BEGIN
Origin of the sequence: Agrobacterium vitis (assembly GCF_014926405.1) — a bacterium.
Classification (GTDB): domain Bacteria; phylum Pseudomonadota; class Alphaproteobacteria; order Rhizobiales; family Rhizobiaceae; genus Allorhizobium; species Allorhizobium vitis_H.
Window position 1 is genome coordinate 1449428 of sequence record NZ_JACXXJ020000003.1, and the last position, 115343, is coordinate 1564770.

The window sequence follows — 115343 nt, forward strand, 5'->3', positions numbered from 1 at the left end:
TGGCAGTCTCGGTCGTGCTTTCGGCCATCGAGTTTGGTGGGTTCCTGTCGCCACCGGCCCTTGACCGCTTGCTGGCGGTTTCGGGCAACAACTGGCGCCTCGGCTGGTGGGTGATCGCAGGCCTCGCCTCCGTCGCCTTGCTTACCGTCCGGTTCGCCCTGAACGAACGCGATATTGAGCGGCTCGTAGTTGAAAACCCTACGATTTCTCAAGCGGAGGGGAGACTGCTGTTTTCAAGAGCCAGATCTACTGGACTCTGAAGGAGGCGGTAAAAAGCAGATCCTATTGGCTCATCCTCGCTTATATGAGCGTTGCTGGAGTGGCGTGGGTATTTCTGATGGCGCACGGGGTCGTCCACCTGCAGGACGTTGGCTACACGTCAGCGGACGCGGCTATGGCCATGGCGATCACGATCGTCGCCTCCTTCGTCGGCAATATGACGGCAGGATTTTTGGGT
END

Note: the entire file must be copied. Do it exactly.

Origin of the sequence: Agrobacterium vitis (assembly GCF_014926405.1) — a bacterium.
Classification (GTDB): domain Bacteria; phylum Pseudomonadota; class Alphaproteobacteria; order Rhizobiales; family Rhizobiaceae; genus Allorhizobium; species Allorhizobium vitis_H.
Window position 1 is genome coordinate 1449428 of sequence record NZ_JACXXJ020000003.1, and the last position, 115343, is coordinate 1564770.

The window sequence follows — 115343 nt, forward strand, 5'->3', positions numbered from 1 at the left end:
TGGCAGTCTCGGTCGTGCTTTCGGCCATCGAGTTTGGTGGGTTCCTGTCGCCACCGGCCCTTGACCGCTTGCTGGCGGTTTCGGGCAACAACTGGCGCCTCGGCTGGTGGGTGATCGCAGGCCTCGCCTCCGTCGCCTTGCTTACCGTCCGGTTCGCCCTGAACGAACGCGATATTGAGCGGCTCGTAGTTGAAAACCCTACGATTTCTCAAGCGGAGGGGAGACTGCTGTTTTCAAGAGCCAGATCTACTGGACTCTGAAGGAGGCGGTAAAAAGCAGATCCTATTGGCTCATCCTCGCTTATATGAGCGTTGCTGGAGTGGCGTGGGTATTTCTGATGGCGCACGGGGTCGTCCACCTGCAGGACGTTGGCTACACGTCAGCGGACGCGGCTATGGCCATGGCGATCACGATCGTCGCCTCCTTCGTCGGCAATATGACGGCAGGATTTTTGGGT